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Artículo The controversial trailer that suggests the new Snow White is ugly because she’s fat News


The controversial trailer that suggests the new Snow White is ugly because she’s fat



Playground Traduccion

06 Junio 2017 15:39

The advertising campaign for this animation is all wrong

It got off to a bad start. A poster for a children’s animation which read ‘What if Snow White were no longer beautiful?’ and accompanying the phrase an image of a tall, slim Snow White next to another short, fat one.

This is the promotional poster for the film, Red Shoes and 7 Dwarfs, a children’s film that reinterprets the Disney and Brothers Grimm classic. The plot: Snow White’s shoes have magic powers and make her look thinner than she is. And the dwarfs, not so dwarf like.

The plus-size model Tess Holliday slammed the poster during the Cannes Film Festival and tweeted it around her followers. ‘How did this get approved by an entire marketing team? Why is it ok telling young kids being fat = ugly?'.

Holliday also mentioned the actress, Chloë Grace Moretz, in the same comment, who embodies the voice of the main character, Snow White. Grace Moretz responded on the same network and ensured that she felt just as appalled as everyone else by the disgraceful ad campaign.

However, the poster isn’t the worst of it. The trailer - which has since been taken out of official circulation - is even more insulting. It shows two of the ‘dwarfs’ spying on the main character, hidden in her room and being visually horrified that she is actually fat. Snow White takes off her magic shoes when she gets home, sits down in her armchair, burps and says in relief, ‘now I can breathe’.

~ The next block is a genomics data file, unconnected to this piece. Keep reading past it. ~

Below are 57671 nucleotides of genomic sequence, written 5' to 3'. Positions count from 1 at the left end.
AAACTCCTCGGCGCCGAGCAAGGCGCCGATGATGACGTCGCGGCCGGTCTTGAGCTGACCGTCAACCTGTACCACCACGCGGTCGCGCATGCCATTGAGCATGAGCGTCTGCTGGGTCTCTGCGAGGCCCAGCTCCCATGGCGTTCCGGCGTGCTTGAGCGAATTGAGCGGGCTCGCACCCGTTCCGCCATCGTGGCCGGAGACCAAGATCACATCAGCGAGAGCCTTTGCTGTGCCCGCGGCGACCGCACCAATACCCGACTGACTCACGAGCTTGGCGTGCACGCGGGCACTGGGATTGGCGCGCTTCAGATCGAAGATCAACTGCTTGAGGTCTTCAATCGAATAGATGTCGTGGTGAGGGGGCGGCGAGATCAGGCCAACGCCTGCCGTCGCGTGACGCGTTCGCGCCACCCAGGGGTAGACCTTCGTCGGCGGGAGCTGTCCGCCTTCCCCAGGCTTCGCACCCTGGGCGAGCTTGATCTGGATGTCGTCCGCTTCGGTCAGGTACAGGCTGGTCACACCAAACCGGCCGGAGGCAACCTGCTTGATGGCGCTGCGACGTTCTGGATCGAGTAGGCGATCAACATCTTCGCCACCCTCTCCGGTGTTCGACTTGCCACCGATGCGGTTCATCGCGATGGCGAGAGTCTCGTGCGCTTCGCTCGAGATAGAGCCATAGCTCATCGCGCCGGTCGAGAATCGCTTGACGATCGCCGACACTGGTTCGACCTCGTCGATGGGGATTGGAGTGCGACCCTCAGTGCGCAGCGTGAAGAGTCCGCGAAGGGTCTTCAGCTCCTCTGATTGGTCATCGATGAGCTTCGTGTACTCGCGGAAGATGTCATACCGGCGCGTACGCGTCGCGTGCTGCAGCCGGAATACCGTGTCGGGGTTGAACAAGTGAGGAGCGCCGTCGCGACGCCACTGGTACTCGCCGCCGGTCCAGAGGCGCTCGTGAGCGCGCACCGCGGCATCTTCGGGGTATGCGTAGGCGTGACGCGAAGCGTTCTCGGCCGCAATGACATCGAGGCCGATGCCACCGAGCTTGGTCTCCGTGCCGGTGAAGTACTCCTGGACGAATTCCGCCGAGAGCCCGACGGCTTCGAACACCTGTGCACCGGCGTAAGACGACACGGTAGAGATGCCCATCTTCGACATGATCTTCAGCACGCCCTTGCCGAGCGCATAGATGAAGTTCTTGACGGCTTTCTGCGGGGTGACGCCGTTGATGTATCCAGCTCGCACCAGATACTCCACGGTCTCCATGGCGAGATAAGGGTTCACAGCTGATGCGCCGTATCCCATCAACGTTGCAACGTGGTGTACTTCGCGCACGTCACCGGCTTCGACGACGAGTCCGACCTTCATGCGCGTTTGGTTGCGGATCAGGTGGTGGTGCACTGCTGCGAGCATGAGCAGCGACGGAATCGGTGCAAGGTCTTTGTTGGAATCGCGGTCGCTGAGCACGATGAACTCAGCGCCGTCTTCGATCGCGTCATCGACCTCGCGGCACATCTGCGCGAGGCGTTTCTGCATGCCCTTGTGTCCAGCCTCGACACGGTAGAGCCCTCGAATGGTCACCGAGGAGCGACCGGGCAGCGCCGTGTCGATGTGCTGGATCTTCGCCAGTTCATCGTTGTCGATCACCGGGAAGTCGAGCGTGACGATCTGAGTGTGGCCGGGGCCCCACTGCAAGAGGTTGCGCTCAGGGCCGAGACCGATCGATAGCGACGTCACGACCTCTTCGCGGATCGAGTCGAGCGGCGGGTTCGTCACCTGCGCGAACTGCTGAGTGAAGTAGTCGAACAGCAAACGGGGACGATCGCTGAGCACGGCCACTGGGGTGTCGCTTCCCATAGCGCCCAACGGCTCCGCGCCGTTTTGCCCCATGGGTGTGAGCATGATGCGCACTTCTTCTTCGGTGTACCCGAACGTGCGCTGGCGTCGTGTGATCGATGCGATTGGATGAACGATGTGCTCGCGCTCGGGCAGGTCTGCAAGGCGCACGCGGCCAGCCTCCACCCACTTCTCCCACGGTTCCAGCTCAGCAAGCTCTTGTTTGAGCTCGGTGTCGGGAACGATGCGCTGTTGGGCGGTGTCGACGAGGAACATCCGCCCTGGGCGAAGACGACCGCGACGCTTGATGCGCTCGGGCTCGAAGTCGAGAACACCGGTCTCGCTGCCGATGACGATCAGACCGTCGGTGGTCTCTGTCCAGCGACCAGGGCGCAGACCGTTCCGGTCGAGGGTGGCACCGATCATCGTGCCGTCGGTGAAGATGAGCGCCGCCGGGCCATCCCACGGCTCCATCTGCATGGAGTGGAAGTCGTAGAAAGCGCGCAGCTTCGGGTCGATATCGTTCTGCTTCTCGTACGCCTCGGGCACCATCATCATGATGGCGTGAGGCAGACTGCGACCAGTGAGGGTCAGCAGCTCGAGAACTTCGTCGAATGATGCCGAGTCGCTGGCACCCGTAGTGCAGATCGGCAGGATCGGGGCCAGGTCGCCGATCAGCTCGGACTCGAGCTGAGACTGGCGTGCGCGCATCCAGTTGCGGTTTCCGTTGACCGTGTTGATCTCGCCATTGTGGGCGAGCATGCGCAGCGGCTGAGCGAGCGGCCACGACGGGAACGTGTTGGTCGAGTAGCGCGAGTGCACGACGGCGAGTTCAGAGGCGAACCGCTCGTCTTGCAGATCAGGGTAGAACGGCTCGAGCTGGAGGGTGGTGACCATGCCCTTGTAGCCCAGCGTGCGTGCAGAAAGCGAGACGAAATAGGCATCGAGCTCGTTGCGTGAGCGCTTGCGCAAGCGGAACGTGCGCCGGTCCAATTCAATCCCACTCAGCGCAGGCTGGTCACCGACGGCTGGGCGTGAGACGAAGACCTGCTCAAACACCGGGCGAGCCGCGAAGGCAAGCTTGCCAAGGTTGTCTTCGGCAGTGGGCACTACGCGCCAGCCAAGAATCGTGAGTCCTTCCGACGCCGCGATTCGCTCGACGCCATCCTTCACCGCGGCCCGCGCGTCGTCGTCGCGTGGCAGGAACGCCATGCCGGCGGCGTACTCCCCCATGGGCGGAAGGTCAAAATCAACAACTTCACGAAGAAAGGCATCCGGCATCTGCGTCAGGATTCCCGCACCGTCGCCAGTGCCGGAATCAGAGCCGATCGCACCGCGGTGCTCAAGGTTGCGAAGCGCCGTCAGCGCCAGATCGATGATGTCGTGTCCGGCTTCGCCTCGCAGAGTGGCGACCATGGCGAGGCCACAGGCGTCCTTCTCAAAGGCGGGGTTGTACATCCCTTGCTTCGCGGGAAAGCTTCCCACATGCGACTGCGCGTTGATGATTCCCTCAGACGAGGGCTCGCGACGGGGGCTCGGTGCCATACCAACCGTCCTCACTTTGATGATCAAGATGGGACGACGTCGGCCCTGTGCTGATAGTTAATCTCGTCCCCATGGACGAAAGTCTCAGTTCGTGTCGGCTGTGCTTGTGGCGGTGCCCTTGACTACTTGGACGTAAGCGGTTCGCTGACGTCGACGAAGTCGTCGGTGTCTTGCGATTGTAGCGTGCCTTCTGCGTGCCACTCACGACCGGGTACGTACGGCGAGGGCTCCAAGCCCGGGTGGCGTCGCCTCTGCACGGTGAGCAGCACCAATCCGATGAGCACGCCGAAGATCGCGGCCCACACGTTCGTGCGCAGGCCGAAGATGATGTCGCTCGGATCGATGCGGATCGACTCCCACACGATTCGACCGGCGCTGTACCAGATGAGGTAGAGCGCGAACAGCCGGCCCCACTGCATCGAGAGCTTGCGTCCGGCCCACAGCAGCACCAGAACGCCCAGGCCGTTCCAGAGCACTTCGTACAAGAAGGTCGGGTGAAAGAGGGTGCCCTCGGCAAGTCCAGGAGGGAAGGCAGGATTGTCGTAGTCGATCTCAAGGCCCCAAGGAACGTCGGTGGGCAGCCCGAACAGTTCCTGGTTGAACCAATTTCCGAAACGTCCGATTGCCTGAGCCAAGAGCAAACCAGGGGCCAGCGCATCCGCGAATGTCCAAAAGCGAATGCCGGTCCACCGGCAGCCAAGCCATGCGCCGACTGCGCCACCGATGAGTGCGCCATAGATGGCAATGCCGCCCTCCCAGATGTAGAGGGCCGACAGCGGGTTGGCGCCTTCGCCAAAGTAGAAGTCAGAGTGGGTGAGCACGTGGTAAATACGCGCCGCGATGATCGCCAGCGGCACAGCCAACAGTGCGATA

The social networks are accusing the campaign of body-shaming.

The actress, Chloë Grace, has defended the script, which she said had nothing to do with the trailer and that the film actually promotes the exact opposite. As far as her character is concerned, the website says she’s ‘a Princess who doesn't fit into the celebrity world of Princesses — or their dress size.’ That’s why she puts those shoes on.

Sujin Hwang, one of the film’s producers at Locus Corporation, has announced the campaign’s termination and apologised ‘regarding the first elements of our marketing campaign which we realize has had the opposite effect from that which was intended. Our film, a family comedy, carries a message designed to challenge social prejudices related to standards of physical beauty in society by emphasising the importance of inner beauty.’

The producer’s response is not exactly reassuring and leads us to think they’ve got it all wrong from start to finish. Not just the ad campaign. Her comment about ‘emphasising her inner beauty’ is particularly worrying and suggests that the approach to the film is simply not what it should be. The importance of inner beauty is all very well, but has nothing to do with size. This response merely continues the body-shaming, as if to say, “Ok, so Snow White is fat and ugly, but she’s really a lovely person deep down’. Let’s hope this is not what it seems and they don’t squander the chance to make a film that really does break with body size standards and show that fat and beautiful princesses are also cool.

In all honesty, if we hadn’t seen everything else, we’d have thought this image of Snow White slouching about at home was awesome.